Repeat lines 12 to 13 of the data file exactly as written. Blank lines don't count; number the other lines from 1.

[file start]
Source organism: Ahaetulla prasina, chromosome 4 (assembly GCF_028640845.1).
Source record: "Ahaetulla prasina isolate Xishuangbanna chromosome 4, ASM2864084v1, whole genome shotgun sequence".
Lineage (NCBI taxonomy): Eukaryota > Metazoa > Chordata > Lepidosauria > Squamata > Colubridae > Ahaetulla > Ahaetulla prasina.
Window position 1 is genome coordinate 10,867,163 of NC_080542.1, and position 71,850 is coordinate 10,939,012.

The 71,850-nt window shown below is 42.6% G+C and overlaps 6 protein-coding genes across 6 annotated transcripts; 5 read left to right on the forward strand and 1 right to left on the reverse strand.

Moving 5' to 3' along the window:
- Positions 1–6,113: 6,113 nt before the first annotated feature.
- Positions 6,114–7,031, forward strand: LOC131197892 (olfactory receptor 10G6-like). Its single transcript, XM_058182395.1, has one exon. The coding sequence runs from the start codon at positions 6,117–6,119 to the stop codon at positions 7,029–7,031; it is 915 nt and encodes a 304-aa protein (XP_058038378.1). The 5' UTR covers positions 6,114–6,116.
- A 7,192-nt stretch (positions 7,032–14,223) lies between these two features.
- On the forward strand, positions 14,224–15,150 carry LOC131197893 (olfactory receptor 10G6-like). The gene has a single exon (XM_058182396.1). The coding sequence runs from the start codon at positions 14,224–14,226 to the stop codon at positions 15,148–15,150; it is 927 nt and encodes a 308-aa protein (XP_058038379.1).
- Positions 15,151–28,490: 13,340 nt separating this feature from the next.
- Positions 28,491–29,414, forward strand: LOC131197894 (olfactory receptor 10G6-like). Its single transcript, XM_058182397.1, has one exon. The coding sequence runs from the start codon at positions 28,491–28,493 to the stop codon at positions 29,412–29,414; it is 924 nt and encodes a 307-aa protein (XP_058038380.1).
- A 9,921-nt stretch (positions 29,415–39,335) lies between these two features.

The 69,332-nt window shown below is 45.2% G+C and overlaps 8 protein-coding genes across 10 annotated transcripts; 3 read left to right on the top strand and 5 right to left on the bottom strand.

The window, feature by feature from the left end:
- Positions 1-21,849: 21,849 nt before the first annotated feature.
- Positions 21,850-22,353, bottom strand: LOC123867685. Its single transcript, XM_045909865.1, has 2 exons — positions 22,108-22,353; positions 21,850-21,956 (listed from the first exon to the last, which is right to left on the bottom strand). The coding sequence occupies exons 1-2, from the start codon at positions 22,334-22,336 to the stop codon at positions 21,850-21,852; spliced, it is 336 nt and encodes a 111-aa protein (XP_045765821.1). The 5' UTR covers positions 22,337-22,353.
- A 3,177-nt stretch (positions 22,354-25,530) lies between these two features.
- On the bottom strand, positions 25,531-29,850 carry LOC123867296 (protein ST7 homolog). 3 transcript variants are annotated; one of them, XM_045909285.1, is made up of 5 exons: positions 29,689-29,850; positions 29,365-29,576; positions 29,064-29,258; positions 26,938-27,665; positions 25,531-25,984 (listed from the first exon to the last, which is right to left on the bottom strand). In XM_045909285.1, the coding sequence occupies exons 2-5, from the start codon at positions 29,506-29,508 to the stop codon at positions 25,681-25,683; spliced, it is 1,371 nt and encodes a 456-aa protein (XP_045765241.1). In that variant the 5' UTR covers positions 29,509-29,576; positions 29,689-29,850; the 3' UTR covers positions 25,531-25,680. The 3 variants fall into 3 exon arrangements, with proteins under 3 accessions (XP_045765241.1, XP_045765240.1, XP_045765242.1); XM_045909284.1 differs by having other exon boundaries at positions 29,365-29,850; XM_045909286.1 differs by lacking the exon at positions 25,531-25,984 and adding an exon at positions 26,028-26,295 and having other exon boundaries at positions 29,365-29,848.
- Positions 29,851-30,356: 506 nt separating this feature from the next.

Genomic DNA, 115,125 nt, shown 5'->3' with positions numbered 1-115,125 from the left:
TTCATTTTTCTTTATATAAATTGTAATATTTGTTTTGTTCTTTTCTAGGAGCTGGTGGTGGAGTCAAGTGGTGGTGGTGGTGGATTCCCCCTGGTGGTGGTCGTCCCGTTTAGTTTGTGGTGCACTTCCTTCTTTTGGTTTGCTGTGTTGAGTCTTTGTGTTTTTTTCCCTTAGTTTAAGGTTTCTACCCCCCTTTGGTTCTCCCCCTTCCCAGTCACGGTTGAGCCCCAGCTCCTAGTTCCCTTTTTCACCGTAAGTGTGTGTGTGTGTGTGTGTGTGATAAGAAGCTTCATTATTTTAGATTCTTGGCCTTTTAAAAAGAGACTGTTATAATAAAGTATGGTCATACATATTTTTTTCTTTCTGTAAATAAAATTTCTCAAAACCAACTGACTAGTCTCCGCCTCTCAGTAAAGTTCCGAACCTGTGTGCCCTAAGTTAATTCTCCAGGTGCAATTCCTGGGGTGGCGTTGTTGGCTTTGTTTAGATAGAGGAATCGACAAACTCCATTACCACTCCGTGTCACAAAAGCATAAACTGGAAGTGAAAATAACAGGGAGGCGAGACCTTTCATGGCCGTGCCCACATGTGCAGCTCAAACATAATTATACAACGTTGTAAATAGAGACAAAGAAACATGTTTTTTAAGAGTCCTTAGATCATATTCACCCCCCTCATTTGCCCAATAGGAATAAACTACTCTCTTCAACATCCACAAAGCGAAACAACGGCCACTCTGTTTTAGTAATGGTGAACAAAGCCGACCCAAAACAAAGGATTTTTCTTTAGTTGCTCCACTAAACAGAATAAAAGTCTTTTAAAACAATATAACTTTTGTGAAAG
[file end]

- Positions 28,491–29,414, forward strand: LOC131197894 (olfactory receptor 10G6-like). Its single transcript, XM_058182397.1, has one exon. The coding sequence runs from the start codon at positions 28,491–28,493 to the stop codon at positions 29,412–29,414; it is 924 nt and encodes a 307-aa protein (XP_058038380.1).
- A 9,921-nt stretch (positions 29,415–39,335) lies between these two features.